St Gilbert's case: Head teacher 'threatened boy with typewriter'
The former head teacher of an approved school for boys swung a pupil around a room before threatening to throw a typewriter at him, a court heard.
The claimant, now in his 60s, told Birmingham Crown Court he feared for his life during the incident.
David Burns, 87, the former headmaster of St Gilbert's in Worcestershire, denies 21 counts of historical abuse.
Another ex-master Vincent Rochford, 87, who is also on trial, denies two charges against him.
Both worked at the now defunct government-approved school in Hartlebury which catered for boys who had committed petty crimes.
It was run by the Catholic De La Salle Order of Christian Brothers under the governance of the Home Office.
Defending Mr Burns, Teresa Hay asked if the witness was using the opportunity to get back at the man he hated as a child.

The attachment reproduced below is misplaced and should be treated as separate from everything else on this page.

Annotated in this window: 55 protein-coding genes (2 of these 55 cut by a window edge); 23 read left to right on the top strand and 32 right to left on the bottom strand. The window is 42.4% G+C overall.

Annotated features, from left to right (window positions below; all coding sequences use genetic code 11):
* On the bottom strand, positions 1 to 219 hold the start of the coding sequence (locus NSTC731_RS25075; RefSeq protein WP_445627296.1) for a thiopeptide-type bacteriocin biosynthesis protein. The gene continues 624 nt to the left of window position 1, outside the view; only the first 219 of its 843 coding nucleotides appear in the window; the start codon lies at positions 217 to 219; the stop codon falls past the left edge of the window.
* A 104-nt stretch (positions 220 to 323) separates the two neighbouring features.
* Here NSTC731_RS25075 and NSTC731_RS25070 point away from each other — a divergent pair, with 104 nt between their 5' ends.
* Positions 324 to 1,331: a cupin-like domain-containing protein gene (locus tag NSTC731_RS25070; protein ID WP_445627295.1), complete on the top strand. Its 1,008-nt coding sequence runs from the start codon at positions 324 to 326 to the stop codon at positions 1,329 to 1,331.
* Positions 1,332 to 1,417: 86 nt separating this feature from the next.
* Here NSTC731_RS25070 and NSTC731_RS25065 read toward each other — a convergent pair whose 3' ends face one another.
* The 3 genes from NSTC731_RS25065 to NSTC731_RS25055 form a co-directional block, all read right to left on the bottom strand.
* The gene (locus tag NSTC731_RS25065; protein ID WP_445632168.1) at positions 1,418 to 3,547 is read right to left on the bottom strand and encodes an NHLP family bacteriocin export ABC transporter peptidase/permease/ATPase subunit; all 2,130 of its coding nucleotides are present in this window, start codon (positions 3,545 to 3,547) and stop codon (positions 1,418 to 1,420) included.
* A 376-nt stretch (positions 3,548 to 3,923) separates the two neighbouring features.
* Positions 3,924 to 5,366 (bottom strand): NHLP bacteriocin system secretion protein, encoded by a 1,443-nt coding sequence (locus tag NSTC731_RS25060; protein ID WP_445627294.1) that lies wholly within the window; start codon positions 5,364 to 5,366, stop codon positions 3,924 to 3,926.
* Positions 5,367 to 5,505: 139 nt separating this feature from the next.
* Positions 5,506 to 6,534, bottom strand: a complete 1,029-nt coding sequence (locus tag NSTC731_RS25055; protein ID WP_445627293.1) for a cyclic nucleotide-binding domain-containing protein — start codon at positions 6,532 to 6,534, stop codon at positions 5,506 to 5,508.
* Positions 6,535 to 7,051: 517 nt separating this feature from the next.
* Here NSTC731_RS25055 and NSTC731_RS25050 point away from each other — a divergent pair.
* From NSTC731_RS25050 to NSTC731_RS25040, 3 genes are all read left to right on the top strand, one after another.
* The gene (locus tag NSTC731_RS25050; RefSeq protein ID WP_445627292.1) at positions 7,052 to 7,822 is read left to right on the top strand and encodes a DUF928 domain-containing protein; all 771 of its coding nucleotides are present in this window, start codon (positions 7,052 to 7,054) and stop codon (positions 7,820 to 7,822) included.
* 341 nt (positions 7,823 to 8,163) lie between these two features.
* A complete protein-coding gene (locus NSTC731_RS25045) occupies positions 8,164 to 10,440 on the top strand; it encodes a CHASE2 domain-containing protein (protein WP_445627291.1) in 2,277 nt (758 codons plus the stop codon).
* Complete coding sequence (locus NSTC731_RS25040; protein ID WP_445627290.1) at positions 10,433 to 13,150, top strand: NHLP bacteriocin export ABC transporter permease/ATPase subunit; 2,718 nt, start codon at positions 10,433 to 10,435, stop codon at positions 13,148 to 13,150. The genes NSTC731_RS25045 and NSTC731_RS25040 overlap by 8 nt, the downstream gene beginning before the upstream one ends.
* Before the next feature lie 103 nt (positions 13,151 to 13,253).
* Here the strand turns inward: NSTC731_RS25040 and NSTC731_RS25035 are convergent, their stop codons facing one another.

The witness admitted he did want to get back at him, but added: "Does that mean I made up the story? No."
At one point he turned to Mr Burns in court and said: "That sweet old man is not what he was like."
The witness said he was being punished by the headmaster, who he knew as Brother Wilfred, for injuring another pupil by throwing a table tennis bat at him.
Mr Burns, of Kings Grove, Cambridge, is facing charges including two charges of serious sexual offences, one of indecent assault, 16 of child cruelty and two of assault causing actual bodily harm.
The allegations, involving 16 complainants now in their 60s, date from 1966 to 1972.
Mr Rochford, of Barton Lane, Manchester, is facing charges of child cruelty and assault causing actual bodily harm.
The trial continues.